Oulipo rebelled against a heavyweight literary movement, surrealism.  In Perec’s words

At the OuLiPo
We prefer
The cocktails of Queneau
To the quenelles of Cocteau

If playfulness sometimes descends into sheer silliness, unlike surrealism or automatic writing it never becomes so mired in depth psychology so as to become humourless. Like surrealism, it specializes in opening doors to the unexpected. To that end, one of many Oulipian subversive tactics is “N +7”: each noun is replaced in a specified text by the seventh noun following it in a specified dictionary. Thus “To be or not to be: that is the question” becomes via Random House College Dictionary (1979) “To be or not to be: that is the quibble.”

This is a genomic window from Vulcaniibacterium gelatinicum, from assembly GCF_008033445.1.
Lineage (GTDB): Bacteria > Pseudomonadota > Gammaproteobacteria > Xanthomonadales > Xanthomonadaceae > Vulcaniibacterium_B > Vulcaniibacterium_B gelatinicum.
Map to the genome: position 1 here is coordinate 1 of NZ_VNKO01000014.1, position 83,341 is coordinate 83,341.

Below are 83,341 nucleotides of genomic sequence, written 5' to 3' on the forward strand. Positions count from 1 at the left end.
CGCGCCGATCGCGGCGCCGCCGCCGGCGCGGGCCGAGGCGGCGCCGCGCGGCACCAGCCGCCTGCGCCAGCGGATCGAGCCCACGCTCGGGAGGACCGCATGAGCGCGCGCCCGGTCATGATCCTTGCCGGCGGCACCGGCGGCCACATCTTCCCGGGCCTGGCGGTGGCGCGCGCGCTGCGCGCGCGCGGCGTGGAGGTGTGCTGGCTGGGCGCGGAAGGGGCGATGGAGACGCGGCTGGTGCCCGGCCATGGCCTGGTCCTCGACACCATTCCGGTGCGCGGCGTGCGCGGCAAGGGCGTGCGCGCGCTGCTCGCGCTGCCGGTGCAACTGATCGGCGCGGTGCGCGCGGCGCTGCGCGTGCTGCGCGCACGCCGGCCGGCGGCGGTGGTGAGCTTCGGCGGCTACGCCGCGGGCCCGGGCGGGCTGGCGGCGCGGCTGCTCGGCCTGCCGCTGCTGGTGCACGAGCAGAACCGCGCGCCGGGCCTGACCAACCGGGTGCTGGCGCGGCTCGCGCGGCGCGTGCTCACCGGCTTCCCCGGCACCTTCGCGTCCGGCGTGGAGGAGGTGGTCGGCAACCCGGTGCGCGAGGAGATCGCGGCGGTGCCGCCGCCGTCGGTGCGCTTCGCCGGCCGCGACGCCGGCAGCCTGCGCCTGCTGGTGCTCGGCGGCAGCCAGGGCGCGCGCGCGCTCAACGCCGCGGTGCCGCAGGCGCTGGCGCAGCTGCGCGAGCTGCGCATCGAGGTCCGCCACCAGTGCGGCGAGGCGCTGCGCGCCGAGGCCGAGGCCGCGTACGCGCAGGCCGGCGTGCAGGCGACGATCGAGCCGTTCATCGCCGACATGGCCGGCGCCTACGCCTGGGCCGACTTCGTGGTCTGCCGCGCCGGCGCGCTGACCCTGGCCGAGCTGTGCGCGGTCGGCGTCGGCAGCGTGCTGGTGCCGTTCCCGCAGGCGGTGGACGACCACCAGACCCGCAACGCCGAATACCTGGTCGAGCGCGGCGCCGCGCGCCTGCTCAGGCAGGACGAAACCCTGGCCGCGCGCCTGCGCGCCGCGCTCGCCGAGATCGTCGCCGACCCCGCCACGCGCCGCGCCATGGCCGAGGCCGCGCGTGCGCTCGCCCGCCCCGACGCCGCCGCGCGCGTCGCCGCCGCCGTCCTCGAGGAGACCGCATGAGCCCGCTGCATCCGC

Most of Oulipo’s members, except for the American expatriate Harry Mathews and the occasional elected luminary like Italo Calvino, have been French. France may be the only country ever to honour a merry band of literary jokers by issuing a postage stamp, which it did for Oulipo in 2002.

Oulipo’s predecessors or anticipators can be said to include Lewis Carroll, with his crazed logical consistency, and Alfred Jarry with his “pataphysics,” his so-called “science of imaginary solutions.” And one may as well throw in James Joyce and Samuel Beckett, who share Oulipo’s devotion to puns. For an Oulipian, as for them, a pun is not just the source of a cheap laugh, but the repository of a complex truth. No wonder Oulipians adore the creative mishearings (to which personally I’ve always been prone) called mondegreens. In one of his works Perec tells of an elderly Russian Jew who arrives at Ellis Island. He’d been advised to choose an Americanized name to offer the immigration officers. Unfortunately for him, he nervously forgets Rockefeller, the name he had chosen, and stutters, “Schon vergessen” (“I’ve already forgotten.”) The officer puts down “John Ferguson.”